Neil deGrasse Tyson criticized the movie Chappaquiddick for making the moon phases wrong. Twitter jumped on his back, thinking about such a tiny detail in the movie. Lisa Lake | Getty Images for NARAS )
Neil deGrasse Tyson seems to have started picking everything he tweets about. Last time he was upset that everyone was using the word "awesome", now he's looking for a movie to depict the wrong phases of the moon.
Neil deGrasse Tyson uses his clout as a scientist to take over the film Chappaquiddick
Angry over the moon phases
Neil deGrasse Tyson took time on May 1
(Photo: Neil deGrasse Tyson | Twitter)
Tyson uses his scientific knowledge expertise to deduce that the moon, which President John F. Kennedy sees in the movie, does not work that way should be. He notes that the events of Chappaquiddick took place two days before the first moon landing on July 18, 1969. He says that instead of a full moon, the moon would have been considered a four-day old growing crescent
He adds that the moon was already depicted at the time of the events in the film, which was done at midnight. Tyson unwraps the tweet by saying, "I'm just saying."
Like everything Neil deGrasse Tyson tweets, it did not take long for Twitter to respond to what he had said on the internet. The tweets use the usual tactic of having fun with Tyson without being really insulting. One person told Neil deGrasse Tyson that he was "that guy," while another told him he used to be cool.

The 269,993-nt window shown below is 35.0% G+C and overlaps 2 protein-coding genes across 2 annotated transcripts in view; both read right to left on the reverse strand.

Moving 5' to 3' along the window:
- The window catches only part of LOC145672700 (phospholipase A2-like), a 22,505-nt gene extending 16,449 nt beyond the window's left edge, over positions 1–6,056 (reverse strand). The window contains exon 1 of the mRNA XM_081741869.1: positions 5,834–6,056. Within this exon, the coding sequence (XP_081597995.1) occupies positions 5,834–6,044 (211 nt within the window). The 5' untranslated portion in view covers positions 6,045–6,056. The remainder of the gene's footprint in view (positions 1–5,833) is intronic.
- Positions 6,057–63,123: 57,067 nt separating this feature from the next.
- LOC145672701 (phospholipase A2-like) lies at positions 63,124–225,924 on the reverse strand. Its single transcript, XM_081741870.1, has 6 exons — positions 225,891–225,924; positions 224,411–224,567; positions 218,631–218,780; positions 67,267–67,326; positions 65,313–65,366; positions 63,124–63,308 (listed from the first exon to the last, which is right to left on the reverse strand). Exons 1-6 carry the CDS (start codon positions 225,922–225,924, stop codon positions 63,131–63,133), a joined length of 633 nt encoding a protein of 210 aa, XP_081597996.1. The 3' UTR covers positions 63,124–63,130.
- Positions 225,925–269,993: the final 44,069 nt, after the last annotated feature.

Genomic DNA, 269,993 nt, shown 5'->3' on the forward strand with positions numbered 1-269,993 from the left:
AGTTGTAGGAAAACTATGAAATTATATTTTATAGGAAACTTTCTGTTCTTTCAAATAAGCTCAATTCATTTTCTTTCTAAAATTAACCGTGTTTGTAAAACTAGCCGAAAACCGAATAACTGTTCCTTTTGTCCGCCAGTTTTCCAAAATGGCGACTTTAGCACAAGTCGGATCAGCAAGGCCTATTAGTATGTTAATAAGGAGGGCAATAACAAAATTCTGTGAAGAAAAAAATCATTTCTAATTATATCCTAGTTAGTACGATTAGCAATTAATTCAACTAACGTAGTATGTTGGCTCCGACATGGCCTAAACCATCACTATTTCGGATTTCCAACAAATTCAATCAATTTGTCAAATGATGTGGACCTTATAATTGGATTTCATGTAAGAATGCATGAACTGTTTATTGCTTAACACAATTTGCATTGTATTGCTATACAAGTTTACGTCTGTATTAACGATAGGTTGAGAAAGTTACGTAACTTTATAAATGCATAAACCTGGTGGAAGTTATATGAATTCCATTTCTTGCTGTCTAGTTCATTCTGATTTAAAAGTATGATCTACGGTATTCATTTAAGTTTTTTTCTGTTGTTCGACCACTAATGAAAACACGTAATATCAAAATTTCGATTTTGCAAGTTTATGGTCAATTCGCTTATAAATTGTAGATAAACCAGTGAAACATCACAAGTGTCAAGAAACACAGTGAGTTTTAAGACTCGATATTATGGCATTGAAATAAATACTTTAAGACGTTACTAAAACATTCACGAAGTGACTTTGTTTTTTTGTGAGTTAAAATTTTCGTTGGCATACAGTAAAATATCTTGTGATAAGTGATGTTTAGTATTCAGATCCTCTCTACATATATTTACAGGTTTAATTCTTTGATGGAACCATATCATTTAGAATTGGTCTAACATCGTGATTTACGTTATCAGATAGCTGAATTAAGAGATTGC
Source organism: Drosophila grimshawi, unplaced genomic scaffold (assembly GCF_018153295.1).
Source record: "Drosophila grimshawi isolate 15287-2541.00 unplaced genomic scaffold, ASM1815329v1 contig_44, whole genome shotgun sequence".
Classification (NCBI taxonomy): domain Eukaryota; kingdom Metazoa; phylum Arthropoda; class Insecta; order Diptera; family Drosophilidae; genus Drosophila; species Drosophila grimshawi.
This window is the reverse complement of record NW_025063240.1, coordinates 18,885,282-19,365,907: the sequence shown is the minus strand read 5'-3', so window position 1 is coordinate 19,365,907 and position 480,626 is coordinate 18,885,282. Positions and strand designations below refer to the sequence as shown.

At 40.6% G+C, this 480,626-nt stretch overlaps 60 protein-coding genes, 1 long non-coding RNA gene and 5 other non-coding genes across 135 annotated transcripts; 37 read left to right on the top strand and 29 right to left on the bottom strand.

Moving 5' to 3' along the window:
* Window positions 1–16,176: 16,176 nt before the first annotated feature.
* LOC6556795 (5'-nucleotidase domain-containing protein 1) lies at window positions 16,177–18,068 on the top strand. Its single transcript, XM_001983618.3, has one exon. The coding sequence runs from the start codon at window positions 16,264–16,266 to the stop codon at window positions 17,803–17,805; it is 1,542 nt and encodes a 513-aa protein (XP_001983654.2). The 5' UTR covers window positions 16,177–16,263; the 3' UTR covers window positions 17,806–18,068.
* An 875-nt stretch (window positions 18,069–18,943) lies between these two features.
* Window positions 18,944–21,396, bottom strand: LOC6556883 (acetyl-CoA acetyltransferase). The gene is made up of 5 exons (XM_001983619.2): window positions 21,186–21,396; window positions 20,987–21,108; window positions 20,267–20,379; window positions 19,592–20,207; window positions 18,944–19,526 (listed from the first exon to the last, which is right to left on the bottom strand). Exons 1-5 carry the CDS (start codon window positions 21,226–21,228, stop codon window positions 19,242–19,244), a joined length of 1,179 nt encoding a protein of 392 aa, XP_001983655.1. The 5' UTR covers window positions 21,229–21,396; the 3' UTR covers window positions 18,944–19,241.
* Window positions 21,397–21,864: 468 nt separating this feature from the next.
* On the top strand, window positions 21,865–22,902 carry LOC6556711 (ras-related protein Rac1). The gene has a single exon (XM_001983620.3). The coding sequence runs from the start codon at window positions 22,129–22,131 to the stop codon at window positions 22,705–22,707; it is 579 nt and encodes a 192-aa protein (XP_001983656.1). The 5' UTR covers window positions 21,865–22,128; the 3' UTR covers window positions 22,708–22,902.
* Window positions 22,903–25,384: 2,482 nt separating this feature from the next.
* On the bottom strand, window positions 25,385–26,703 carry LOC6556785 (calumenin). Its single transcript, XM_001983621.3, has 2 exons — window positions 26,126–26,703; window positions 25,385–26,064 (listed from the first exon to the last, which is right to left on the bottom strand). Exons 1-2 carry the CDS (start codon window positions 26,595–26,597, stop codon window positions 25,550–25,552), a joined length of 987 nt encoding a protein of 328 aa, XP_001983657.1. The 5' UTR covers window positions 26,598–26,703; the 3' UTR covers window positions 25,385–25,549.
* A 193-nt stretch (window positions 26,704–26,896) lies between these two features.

(Photo: PocketSeagull | Twitter)
Another user tells Tyson that he should nitpick many other films using false science. The user includes Deep Impact and Armageddon to show examples of inaccuracies.
(Photo: IamComet67P | Twitter)
Others opted to respond with humor to Tyson's request for correct moon phases. David Hayter tweeted that when the moon is a growing crescent, as the scientists should land on the moon
(Photo: David Hayter | Twitter)
Someone else adopted the tactic of dismissal Tyson for sending such a request. That person tweeted that they thought the tweet came from a spoofing account until the blue check was noticed next to Tyson's name.
(Photo: GlowingRec | Twitter)
Last time on Twitter, Neil DeGrasse Tyson adopted the phrase "Save the Earth". He has also refuted the theory of flat earth.
See now: Things you should never look for on Google – You have been warned
© 2018 Tech Times, All Rights Reserved. Do not reproduce without permission.